I sometimes get asked questions in the course of this job that niggle away long after I’ve reassured the person who asked them with what I hope was a measured and helpful answer. I thought I’d share a recent exchange with you, and much welcome comments.
The conversation, between a researcher and me, went a bit like this:
“Do you do any sort of screening to make sure that patients who want to get involved are genuine?”
“Sorry, I don’t quite….?”
“Well, what sort of process do you have to make sure their views are sensible?”
And while the researcher admitted to being embarrassed that her question might be unpalatable, and my gut reaction was to reply “Can you tell me the process used to ensure that researchers have sensible views?” in truth, I knew what she meant.
I have on occasion failed to encourage interest from a patient because they seemed to have a very clear but (to my mind) muddled wish/theory/plan/agenda. Writing that down feels like a terrible confession, because I know full well that I may be a poor judge, and I truly believe that everyone has their story. But I also know I have shirked from engaging with those that desperately needed to be dealt with because I simply didn’t know how.
So, with a degree of sympathy for the researcher’s question, I started to unpick it, and fast realised it wasn’t a question about patient and public involvement (PPI) at all.
We make the assumption that most people most of the time get on with their jobs (whatever they are) with a mix of dedication, frustration, reward, oomph and down days, alongside whatever other influences make them who they are: religion, politics, money troubles, a stiff neck, a bad night’s sleep, worries about an ill child. And much the same surely applies to involved patients, bringing their expertise and experience as well as a host of other influences such as and beyond those listed above?
But, I hear my questioning researcher cry (echoing worries that at times I share), we can’t base what we do on one person’s experience – that’s anecdote not evidence and it’s not how we work.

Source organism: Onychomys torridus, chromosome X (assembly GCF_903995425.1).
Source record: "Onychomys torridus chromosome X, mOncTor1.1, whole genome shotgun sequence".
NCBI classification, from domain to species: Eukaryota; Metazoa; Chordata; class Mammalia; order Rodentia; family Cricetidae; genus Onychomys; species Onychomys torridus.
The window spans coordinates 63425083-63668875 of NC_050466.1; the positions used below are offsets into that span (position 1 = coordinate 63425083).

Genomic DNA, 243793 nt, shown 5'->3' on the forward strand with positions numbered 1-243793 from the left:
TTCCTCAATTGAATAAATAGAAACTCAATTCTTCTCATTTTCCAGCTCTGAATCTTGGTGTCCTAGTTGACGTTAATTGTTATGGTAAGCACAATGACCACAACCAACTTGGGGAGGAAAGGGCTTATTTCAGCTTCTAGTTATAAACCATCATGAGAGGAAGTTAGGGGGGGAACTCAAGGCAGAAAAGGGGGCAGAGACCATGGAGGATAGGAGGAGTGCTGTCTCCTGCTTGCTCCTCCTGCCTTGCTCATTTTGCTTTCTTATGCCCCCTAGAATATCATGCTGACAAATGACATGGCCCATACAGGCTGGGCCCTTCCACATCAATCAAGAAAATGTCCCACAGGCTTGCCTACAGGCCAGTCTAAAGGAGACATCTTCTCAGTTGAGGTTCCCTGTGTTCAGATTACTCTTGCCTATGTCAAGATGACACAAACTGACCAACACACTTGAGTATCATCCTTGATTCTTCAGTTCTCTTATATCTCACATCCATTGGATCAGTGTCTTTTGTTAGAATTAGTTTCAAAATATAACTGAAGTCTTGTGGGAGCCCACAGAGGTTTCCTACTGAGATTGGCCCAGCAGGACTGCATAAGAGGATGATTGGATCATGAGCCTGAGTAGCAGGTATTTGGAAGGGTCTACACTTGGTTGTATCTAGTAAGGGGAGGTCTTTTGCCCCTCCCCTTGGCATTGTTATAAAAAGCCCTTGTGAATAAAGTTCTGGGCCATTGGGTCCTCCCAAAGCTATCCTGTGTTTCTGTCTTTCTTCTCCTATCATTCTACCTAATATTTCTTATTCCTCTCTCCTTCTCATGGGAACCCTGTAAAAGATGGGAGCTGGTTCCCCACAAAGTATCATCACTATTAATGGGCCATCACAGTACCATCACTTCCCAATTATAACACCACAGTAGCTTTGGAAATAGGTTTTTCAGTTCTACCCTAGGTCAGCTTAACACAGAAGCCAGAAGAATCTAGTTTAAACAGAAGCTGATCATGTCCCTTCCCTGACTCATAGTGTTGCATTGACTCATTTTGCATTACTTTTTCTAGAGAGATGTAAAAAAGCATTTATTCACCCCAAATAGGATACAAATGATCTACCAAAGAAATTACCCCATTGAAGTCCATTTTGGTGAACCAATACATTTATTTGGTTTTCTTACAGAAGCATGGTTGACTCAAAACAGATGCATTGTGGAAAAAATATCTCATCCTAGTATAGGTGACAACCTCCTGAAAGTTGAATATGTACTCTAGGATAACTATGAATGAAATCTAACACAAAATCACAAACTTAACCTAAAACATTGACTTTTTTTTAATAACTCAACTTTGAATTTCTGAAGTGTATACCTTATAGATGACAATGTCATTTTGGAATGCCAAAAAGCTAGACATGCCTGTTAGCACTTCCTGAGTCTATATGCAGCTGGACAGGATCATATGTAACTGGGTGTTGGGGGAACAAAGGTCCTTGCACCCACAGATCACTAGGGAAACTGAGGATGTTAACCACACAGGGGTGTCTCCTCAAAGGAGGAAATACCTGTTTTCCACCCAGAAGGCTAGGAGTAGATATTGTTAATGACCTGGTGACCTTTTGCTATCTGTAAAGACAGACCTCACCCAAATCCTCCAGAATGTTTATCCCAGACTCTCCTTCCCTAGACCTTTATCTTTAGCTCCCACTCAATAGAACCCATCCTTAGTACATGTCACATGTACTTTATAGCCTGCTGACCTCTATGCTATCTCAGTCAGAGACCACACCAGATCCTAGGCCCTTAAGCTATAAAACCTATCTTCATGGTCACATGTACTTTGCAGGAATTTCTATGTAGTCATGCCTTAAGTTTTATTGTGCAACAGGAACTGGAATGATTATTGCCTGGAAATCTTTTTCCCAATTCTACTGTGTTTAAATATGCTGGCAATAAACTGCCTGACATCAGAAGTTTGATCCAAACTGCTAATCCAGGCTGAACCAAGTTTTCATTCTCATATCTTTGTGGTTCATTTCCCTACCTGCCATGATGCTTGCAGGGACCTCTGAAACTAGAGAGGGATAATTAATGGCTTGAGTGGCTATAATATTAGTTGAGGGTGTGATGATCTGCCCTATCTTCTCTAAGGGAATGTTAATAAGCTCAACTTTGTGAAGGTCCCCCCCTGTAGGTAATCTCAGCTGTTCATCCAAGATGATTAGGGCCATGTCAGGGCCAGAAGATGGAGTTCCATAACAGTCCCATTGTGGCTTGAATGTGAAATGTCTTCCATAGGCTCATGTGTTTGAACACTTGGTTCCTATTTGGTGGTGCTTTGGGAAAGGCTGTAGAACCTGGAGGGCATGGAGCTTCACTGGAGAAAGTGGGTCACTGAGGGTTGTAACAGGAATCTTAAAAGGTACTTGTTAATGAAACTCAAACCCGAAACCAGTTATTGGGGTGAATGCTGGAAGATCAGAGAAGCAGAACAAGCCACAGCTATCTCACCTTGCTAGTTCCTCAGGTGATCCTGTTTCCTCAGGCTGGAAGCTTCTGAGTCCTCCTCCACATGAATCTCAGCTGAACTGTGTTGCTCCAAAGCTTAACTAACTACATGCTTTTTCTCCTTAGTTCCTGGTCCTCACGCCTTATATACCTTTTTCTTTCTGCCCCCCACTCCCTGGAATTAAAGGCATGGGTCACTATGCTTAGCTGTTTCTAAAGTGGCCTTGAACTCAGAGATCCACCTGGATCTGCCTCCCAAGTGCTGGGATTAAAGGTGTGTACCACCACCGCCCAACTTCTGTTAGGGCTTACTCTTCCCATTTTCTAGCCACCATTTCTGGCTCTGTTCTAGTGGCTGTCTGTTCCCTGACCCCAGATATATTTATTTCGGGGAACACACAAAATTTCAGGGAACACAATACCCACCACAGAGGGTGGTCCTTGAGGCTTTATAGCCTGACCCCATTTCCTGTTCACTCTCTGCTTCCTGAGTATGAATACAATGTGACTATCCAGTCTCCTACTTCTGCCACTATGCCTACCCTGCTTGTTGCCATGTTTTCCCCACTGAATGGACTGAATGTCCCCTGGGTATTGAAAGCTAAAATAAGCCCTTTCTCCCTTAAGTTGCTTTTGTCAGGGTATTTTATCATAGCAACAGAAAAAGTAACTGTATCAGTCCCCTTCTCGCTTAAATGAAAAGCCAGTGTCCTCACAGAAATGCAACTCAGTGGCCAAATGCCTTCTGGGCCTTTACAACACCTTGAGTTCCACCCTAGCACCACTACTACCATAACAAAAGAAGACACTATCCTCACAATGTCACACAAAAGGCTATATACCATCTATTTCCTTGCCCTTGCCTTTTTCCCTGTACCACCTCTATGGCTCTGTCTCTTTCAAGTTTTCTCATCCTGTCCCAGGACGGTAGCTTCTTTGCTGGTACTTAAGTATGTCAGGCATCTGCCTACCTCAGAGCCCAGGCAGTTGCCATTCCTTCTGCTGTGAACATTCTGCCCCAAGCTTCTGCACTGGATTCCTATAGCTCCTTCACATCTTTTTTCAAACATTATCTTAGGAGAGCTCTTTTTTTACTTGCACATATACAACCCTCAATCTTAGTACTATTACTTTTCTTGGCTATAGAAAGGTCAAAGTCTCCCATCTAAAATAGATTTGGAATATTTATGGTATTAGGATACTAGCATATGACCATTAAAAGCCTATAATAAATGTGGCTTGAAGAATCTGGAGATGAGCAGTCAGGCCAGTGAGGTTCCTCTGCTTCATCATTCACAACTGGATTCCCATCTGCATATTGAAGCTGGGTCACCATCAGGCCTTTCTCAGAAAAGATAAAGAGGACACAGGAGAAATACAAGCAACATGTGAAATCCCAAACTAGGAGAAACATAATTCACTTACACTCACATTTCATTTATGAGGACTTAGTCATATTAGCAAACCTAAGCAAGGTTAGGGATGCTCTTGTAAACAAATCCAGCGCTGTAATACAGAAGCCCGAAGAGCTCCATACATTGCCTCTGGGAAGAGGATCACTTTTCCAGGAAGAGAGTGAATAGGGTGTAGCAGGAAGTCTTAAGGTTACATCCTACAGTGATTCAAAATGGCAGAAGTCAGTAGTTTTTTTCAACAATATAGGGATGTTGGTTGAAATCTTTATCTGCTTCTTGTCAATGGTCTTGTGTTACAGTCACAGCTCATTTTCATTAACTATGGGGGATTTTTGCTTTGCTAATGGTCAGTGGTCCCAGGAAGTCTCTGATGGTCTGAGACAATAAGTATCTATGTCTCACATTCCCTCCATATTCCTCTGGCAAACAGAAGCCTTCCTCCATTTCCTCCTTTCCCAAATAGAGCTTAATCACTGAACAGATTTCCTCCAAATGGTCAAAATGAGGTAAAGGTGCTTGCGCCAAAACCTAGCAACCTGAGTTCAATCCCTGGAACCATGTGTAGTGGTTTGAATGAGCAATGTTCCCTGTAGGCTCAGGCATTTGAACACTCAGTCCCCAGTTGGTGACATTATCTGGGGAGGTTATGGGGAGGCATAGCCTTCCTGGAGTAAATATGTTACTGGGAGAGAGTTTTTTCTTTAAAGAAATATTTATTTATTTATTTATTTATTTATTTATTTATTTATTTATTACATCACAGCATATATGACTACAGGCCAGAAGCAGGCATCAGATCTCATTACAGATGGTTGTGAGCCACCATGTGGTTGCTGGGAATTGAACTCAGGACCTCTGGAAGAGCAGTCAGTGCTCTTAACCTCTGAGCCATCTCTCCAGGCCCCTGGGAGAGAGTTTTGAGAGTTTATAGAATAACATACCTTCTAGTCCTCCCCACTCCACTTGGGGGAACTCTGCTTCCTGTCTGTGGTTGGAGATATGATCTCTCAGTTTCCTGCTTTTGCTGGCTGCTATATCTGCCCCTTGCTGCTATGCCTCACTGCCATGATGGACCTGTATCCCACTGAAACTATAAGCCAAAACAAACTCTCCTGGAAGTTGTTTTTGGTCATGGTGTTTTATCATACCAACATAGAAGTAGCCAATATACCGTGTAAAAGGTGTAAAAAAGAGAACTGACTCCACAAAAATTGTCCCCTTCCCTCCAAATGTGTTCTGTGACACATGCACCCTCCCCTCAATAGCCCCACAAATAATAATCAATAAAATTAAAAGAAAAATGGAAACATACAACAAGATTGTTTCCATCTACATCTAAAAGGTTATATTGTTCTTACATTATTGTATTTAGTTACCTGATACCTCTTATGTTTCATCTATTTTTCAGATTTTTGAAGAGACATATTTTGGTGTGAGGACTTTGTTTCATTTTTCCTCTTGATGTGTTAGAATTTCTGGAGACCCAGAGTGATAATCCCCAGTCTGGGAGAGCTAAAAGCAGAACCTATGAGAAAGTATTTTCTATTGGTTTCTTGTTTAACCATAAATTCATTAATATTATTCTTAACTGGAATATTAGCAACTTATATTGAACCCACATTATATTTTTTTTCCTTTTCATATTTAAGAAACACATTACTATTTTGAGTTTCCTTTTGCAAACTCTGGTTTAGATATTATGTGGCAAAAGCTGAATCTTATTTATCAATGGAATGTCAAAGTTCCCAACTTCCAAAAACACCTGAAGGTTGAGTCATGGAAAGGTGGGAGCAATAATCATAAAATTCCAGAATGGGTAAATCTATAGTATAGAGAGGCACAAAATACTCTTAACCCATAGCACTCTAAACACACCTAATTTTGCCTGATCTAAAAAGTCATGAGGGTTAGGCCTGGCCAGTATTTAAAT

So this is one of the reasons why good PPI reaches wide: it happens naturally in the research world where places like the BRC unite like-minded folk in shared endeavour, and conferences, meetings and publications enable broader discussion and challenge. Good research is built on all this, and so, inch by inch, it progresses.
And, I’d argue, better research includes end users – patients – in this inching. And just as the research world doesn’t base its activities on the views of one person, we need to ensure we don’t listen only to the most vocal patient, but find imaginative ways to engage with the seldom heard. I will add one proviso to this which is that while I can and do worry about the need to – and difficulty of – reaching wide, patients have suggested to me that concerns are likely to be broadly similar between different people who have had a shared experience. So yes, diversity of reach and input matter a lot, but it may also be true that, as one said to me, “some PPI is better than no PPI.”
But, back to the original question, of course we musn’t only hear and heed one view, which may not be “sensible.” But we also need to be open to the unexpected. One of the most powerful things I have seen in this respect is James Lind Alliance final workshops where, after months of mostly “remote” collaboration, patients, carers and clinicians get together and tussle with each other, until consensus about what research questions matter most wins out. Sometimes it’s the “professionals” who back down, sometimes it’s not. And it’s challenging, but ultimately very sensible.
I can see exactly why some researchers get frustrated with PPI, having been brought up to believe that evidence is king and feeling beleaguered that anecdote might trump this, especially when some anecdote appears neither helpful nor heedable. But who decides that is really tricky, hence back to the importance of debate and consensus.
So, while the question that sparked this blog seemed to demand a neat answer, on reflection, I don’t think there is one, nor was the question about PPI. It was a hard question about life. About how we negotiate with those whose views differ from our own, about how much time we have to engage and debate, about how, in the end, we can best manage to rub along together. These are questions we all face, all the time. They are not unique to PPI, and, whether professionals, patients or both, we need to learn to handle them as imaginatively, as well, as we can.
JM Barrie’s rule is a wise one, here as elsewhere: “Be kinder than necessary because everyone you meet is fighting some kind of battle.”